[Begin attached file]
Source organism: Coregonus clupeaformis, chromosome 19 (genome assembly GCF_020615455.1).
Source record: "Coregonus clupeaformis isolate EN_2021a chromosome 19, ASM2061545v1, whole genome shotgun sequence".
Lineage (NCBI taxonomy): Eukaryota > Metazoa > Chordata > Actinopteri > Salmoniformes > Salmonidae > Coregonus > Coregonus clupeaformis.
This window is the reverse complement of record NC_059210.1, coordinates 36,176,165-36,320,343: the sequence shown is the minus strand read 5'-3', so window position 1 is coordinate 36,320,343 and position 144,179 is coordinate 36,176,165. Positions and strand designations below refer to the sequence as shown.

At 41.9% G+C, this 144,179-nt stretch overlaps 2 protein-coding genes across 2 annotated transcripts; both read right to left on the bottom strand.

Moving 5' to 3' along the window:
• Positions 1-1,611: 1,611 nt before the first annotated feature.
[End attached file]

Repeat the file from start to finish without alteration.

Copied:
Source organism: Coregonus clupeaformis, chromosome 19 (genome assembly GCF_020615455.1).
Source record: "Coregonus clupeaformis isolate EN_2021a chromosome 19, ASM2061545v1, whole genome shotgun sequence".
Lineage (NCBI taxonomy): Eukaryota > Metazoa > Chordata > Actinopteri > Salmoniformes > Salmonidae > Coregonus > Coregonus clupeaformis.
This window is the reverse complement of record NC_059210.1, coordinates 36,176,165-36,320,343: the sequence shown is the minus strand read 5'-3', so window position 1 is coordinate 36,320,343 and position 144,179 is coordinate 36,176,165. Positions and strand designations below refer to the sequence as shown.

At 41.9% G+C, this 144,179-nt stretch overlaps 2 protein-coding genes across 2 annotated transcripts; both read right to left on the bottom strand.

Moving 5' to 3' along the window:
• Positions 1-1,611: 1,611 nt before the first annotated feature.